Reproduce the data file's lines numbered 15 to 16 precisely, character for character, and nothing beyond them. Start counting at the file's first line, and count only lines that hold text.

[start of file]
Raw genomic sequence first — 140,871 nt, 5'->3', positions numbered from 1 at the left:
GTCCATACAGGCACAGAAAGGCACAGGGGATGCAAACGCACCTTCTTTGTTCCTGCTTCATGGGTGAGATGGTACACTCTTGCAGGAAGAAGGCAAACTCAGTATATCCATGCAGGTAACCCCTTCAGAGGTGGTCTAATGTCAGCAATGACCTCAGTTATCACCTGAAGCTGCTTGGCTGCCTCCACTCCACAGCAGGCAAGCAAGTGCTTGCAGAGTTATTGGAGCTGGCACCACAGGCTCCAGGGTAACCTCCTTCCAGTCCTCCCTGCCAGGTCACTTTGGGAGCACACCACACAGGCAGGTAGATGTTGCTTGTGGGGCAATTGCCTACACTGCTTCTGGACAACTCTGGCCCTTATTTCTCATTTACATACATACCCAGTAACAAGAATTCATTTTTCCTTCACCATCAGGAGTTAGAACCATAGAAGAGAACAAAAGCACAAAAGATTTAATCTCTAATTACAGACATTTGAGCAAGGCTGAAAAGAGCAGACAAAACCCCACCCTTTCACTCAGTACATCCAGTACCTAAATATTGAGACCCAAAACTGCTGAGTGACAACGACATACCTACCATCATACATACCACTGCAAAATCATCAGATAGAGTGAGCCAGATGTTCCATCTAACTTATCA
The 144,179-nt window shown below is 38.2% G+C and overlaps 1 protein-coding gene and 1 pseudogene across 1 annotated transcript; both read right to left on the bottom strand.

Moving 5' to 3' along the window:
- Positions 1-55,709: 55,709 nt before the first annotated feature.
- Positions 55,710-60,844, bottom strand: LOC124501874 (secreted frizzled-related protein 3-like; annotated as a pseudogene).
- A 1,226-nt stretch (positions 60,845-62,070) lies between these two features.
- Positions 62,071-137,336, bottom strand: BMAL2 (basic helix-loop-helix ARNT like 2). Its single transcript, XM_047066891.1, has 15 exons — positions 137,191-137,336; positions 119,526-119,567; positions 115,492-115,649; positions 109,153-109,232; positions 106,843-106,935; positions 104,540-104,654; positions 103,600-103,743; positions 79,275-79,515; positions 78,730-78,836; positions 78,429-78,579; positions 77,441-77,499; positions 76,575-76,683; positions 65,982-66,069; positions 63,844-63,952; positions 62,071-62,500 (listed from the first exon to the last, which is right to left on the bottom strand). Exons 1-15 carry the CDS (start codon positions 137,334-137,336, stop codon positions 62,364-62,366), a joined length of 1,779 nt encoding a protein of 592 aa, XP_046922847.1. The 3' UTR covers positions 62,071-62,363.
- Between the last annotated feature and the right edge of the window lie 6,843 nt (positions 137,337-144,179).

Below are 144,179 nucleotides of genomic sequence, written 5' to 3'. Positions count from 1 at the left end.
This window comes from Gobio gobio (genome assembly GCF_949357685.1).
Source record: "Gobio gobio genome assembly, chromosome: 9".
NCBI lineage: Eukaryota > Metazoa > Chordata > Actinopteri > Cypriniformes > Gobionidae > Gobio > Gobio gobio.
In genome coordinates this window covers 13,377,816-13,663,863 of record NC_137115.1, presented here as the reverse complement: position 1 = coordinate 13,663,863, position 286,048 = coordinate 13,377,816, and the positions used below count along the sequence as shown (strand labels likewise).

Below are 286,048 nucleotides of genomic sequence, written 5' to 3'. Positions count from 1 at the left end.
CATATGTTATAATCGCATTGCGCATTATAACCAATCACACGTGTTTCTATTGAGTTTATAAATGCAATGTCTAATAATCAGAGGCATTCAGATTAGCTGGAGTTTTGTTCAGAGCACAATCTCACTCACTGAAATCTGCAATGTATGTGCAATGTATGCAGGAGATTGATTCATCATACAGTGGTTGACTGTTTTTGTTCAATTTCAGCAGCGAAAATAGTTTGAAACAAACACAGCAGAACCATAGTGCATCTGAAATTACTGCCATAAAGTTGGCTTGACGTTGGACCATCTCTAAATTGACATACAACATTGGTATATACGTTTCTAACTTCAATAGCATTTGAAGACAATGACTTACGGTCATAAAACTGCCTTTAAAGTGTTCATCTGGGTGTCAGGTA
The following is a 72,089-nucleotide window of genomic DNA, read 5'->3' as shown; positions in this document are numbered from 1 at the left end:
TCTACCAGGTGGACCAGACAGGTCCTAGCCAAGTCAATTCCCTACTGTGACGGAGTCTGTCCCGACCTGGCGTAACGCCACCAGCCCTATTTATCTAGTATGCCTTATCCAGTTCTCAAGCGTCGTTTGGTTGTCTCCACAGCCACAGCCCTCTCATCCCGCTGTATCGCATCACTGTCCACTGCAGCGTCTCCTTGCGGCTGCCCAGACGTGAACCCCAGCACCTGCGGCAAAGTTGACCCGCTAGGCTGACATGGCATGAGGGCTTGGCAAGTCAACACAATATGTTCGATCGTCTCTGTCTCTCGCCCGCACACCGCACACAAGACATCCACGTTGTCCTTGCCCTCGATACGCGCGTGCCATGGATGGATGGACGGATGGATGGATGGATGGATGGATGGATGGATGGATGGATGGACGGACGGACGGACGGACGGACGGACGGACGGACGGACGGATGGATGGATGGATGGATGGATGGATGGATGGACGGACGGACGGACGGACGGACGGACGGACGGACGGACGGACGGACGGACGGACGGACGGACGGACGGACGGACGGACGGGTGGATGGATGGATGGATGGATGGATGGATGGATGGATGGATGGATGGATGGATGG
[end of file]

Below are 286,048 nucleotides of genomic sequence, written 5' to 3'. Positions count from 1 at the left end.
CATATGTTATAATCGCATTGCGCATTATAACCAATCACACGTGTTTCTATTGAGTTTATAAATGCAATGTCTAATAATCAGAGGCATTCAGATTAGCTGGAGTTTTGTTCAGAGCACAATCTCACTCACTGAAATCTGCAATGTATGTGCAATGTATGCAGGAGATTGATTCATCATACAGTGGTTGACTGTTTTTGTTCAATTTCAGCAGCGAAAATAGTTTGAAACAAACACAGCAGAACCATAGTGCATCTGAAATTACTGCCATAAAGTTGGCTTGACGTTGGACCATCTCTAAATTGACATACAACATTGGTATATACGTTTCTAACTTCAATAGCATTTGAAGACAATGACTTACGGTCATAAAACTGCCTTTAAAGTGTTCATCTGGGTGTCAGGTA